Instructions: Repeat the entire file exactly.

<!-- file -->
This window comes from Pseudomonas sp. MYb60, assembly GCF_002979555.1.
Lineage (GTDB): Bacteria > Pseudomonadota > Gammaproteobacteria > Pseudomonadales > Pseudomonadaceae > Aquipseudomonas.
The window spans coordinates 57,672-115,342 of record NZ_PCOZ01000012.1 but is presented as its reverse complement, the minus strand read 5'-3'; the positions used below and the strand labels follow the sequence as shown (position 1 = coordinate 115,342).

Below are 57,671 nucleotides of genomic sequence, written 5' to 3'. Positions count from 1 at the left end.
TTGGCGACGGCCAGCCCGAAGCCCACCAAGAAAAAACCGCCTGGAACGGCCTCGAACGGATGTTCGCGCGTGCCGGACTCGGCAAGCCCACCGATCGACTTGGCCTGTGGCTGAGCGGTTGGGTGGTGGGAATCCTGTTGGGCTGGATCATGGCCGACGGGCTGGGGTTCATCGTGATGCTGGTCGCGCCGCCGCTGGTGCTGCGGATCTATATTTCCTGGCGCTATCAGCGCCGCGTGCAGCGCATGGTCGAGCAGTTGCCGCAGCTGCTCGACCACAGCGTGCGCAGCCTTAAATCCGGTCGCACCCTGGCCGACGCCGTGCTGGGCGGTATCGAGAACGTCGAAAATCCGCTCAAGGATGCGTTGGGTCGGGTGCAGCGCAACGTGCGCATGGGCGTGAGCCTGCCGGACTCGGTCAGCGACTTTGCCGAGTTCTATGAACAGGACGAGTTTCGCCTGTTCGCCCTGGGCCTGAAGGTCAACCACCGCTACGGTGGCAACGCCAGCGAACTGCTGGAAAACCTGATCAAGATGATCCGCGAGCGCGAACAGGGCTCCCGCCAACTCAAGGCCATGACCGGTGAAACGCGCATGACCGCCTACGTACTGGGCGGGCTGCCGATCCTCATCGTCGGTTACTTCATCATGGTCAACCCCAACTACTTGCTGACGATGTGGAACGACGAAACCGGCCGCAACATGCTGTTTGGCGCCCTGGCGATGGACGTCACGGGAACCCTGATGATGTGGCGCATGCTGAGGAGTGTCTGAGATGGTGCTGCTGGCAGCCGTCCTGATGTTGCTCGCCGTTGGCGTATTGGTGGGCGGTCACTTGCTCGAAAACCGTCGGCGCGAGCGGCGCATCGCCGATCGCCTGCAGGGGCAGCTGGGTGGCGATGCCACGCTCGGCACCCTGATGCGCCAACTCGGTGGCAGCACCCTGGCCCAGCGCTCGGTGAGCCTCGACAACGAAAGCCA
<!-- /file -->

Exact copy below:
This window comes from Pseudomonas sp. MYb60, assembly GCF_002979555.1.
Lineage (GTDB): Bacteria > Pseudomonadota > Gammaproteobacteria > Pseudomonadales > Pseudomonadaceae > Aquipseudomonas.
The window spans coordinates 57,672-115,342 of record NZ_PCOZ01000012.1 but is presented as its reverse complement, the minus strand read 5'-3'; the positions used below and the strand labels follow the sequence as shown (position 1 = coordinate 115,342).

Below are 57,671 nucleotides of genomic sequence, written 5' to 3'. Positions count from 1 at the left end.
TTGGCGACGGCCAGCCCGAAGCCCACCAAGAAAAAACCGCCTGGAACGGCCTCGAACGGATGTTCGCGCGTGCCGGACTCGGCAAGCCCACCGATCGACTTGGCCTGTGGCTGAGCGGTTGGGTGGTGGGAATCCTGTTGGGCTGGATCATGGCCGACGGGCTGGGGTTCATCGTGATGCTGGTCGCGCCGCCGCTGGTGCTGCGGATCTATATTTCCTGGCGCTATCAGCGCCGCGTGCAGCGCATGGTCGAGCAGTTGCCGCAGCTGCTCGACCACAGCGTGCGCAGCCTTAAATCCGGTCGCACCCTGGCCGACGCCGTGCTGGGCGGTATCGAGAACGTCGAAAATCCGCTCAAGGATGCGTTGGGTCGGGTGCAGCGCAACGTGCGCATGGGCGTGAGCCTGCCGGACTCGGTCAGCGACTTTGCCGAGTTCTATGAACAGGACGAGTTTCGCCTGTTCGCCCTGGGCCTGAAGGTCAACCACCGCTACGGTGGCAACGCCAGCGAACTGCTGGAAAACCTGATCAAGATGATCCGCGAGCGCGAACAGGGCTCCCGCCAACTCAAGGCCATGACCGGTGAAACGCGCATGACCGCCTACGTACTGGGCGGGCTGCCGATCCTCATCGTCGGTTACTTCATCATGGTCAACCCCAACTACTTGCTGACGATGTGGAACGACGAAACCGGCCGCAACATGCTGTTTGGCGCCCTGGCGATGGACGTCACGGGAACCCTGATGATGTGGCGCATGCTGAGGAGTGTCTGAGATGGTGCTGCTGGCAGCCGTCCTGATGTTGCTCGCCGTTGGCGTATTGGTGGGCGGTCACTTGCTCGAAAACCGTCGGCGCGAGCGGCGCATCGCCGATCGCCTGCAGGGGCAGCTGGGTGGCGATGCCACGCTCGGCACCCTGATGCGCCAACTCGGTGGCAGCACCCTGGCCCAGCGCTCGGTGAGCCTCGACAACGAAAGCCA